Mr Lyttle: I will take a brief moment to make a contribution on the type of budgetary reforms that I hope the Finance Minister will support and that will improve the spending in this plan. If changes are made to how our public services are delivered, they will have the potential to cut waste and ensure that public money is spent more wisely. It is my belief that we need to further open up public services to benchmarking and market-testing procedures. We need our Ministers to examine the level of funding allocated in neighbouring regions on certain policy issues in order to help us, in some cases, to assess how much we should spend in Northern Ireland. The Minister of Justice, David Ford, MLA, has already begun to employ that procedure with regard to legal aid in order to bring departmental spending on that policy area within budgetary control.
Benchmarking can also help us to see where inefficiencies exist and where we need to improve costs. If we do not compare and contrast how other regions budget for specific policy delivery, how can we assess our levels of spending? Some of our Departments have fully committed to the idea of benchmarking while others are ignoring it. Will the Finance Minister put policies in place to encourage all Departments to carry out that type of budgetary testing?
In addition to benchmarking, we should make it a requirement for public services to be market-tested to ensure that value for money is delivered to the taxpayer. The Finance Minister’s colleagues have shown their support for the A5 project, which is being supported by a significant contribution from Dublin, and I hope that the Finance Minister will encourage all Departments to engage in further collaboration with their counterparts in the Irish Government to deliver further projects for local people in Northern Ireland. Does the Minister agree that there is significant untapped potential in that approach? I would also like to see improved correspondence between Ministers and their counterparts in the South in order to better identify where co-operation can save money for the Northern Ireland public purse — money that can otherwise be reallocated to front line services, such as nurses and teachers.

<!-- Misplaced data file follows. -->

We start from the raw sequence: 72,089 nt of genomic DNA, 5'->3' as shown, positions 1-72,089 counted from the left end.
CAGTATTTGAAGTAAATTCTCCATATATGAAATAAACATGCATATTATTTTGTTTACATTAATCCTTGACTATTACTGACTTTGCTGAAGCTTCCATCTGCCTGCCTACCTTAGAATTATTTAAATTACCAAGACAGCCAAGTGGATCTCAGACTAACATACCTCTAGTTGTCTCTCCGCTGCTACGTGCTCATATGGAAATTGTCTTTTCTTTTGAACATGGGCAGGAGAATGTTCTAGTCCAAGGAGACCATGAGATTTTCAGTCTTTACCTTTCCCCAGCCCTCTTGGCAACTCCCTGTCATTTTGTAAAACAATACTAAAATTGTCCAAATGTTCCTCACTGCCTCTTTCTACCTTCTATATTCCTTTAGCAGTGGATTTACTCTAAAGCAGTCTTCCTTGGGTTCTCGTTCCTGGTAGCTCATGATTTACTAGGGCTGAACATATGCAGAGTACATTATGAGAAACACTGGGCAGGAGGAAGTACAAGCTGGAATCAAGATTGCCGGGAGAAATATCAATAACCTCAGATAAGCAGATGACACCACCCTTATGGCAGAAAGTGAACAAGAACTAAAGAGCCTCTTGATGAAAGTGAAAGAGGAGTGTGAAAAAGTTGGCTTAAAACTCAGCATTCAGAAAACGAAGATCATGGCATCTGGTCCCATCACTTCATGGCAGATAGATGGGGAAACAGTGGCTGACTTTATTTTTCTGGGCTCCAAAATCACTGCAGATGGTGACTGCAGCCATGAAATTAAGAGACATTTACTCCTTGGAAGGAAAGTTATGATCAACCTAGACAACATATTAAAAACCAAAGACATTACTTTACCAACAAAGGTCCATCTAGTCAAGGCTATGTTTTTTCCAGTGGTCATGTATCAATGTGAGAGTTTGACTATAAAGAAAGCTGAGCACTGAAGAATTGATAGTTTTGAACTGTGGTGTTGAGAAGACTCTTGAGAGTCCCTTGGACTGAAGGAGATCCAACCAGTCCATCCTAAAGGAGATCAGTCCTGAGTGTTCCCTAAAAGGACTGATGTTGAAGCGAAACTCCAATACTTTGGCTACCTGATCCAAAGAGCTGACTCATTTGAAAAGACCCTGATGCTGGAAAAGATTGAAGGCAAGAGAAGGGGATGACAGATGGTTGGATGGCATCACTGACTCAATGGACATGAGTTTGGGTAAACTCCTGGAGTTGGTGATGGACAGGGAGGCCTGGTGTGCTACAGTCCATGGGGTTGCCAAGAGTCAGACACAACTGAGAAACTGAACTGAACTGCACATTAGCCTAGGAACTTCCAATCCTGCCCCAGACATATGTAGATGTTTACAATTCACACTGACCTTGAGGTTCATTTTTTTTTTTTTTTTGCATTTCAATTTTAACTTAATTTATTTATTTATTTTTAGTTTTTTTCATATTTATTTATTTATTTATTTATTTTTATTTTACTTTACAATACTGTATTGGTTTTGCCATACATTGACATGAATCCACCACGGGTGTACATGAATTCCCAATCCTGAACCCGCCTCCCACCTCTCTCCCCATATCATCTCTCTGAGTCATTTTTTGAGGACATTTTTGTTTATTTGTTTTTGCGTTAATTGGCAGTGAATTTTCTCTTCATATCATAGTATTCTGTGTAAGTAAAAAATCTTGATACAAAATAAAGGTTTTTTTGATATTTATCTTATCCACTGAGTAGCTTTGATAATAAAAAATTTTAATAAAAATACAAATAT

I will take this opportunity to continue to focus the Minister’s attention on the alarming cost of division to this society. I know that my colleague Mrs Kelly referred to it earlier, but an estimated £1 billion could be saved if we were to get serious about tackling segregation in our society. If the Minister is truly committed to seeking to reform our public services to tackle waste, he need look no further than reducing the cost of division in Northern Ireland. Does the Finance Minister have any plans to require Departments to policy-proof their budgets in respect of the cost of maintaining a divided society? That would help us not only to identify the depth and scale of the problem but to deliver efficiencies on the scale needed for genuine economic recovery and the creation of first-class public services in Northern Ireland.
Mr Agnew: A huge opportunity appears to have been lost in the Budget. As has been mentioned, we have not yet seen the Programme for Government. I fully expect that when we do, it, like the previous Programme for Government, will highlight the economy as one of the priorities of the Assembly term; and rightly so. However, we cannot take the economy in isolation; it is not separate from other environmental and social issues.
We have a plan to generate income for Northern Ireland; to create jobs; to move Northern Ireland into a low-carbon economy; and to improve its people’s quality of life. That plan is the green new deal, and I know that the Minister is aware of it. I appreciate that, in a former role, the Minister said that he would not take lectures from bearded, muesli-munching, ‘Guardian’ reading, sandal-wearing environmentalists. I apologise if I have misquoted him and left anything out.
Mr Wilson: That is quite accurate.